GIRLS' EDUCATION
PROGRAMS
HOME: Nari Jagran Manch / DWP

Girls' Education Programs

In and around Bodh Gaya, public schools function only very rarly. All too often teachers don't show up and school buildings are left abandoned and are only frequented by goats, pigglets and birds. Upper-caste people send their children to private schools. These are often quite good and not terribly expensive. Yet private schools are nevertheless out of reach for Dalit women: not just for economic reasons but also cultural ones:

Dalit girls are considered a liability and they are actually child labourers: working in the household and the fields and caring for younger siblings. Education is considered a waste as girls are married off young, when they are 15 or 16 years old, and then go to live with their in-laws. Also, too often Dalit girls are taunted in school by upper-caste children and have little incentive to stay in school. Most Dalit women are illiterate and few of the girls go to school for longer than a couple of years.

To build at the base, DWP especially focuses on the education of Dalit girls. DWP has currently four education programs for Dalit girls:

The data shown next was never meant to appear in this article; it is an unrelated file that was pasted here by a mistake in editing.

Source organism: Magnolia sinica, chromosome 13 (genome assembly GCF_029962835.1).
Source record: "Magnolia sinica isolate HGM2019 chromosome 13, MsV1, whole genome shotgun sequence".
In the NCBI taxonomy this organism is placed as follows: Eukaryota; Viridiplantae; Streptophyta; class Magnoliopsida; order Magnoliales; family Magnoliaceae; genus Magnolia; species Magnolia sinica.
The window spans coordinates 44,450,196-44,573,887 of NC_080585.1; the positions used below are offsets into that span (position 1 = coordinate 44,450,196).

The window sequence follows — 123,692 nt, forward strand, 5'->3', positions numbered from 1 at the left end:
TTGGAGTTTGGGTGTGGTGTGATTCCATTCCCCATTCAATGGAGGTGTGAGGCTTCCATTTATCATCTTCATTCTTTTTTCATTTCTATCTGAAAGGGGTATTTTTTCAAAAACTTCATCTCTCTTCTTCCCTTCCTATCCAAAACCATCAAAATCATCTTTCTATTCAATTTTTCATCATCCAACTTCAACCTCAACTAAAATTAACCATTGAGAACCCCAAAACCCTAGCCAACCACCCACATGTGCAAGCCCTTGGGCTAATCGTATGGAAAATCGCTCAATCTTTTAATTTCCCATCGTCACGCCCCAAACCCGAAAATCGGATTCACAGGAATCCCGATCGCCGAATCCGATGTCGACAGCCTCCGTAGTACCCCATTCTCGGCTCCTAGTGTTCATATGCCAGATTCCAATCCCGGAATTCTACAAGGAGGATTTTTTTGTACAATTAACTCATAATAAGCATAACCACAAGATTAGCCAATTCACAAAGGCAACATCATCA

Five non-formal education centers:
In these centers girls are taught daily for three hours in the afternoon. That leaves them time to do their chores and still offers them the possibility to get a rudimentary education. A total of about 150 children attend these non-formal education centers.

Sponsorship program:
15 talented girls, who where identified as possible future leaders in their communities, are being sponsored to go to good private neighbourhood schools.

Primary School in Mothiachok:
Mothiachok is a very remote, destitute village which had no school. Our school serves about 120 very poor children.

Open School Program:
This Government of India is flexible and provides an excellent opportunity for young Dalit women to get a high scholl diploma within 5 years. The government provides the curriculum and the teaching materials. DWP provides the teachers. The school is held in the villages of the young women. Currently 20 women attend the Open School Program. At the end of each school years, the girls take government exams in one subject. DWP pays girls who pass the exam a little stipend, to encourage them to stay in school and to postpone marriage.

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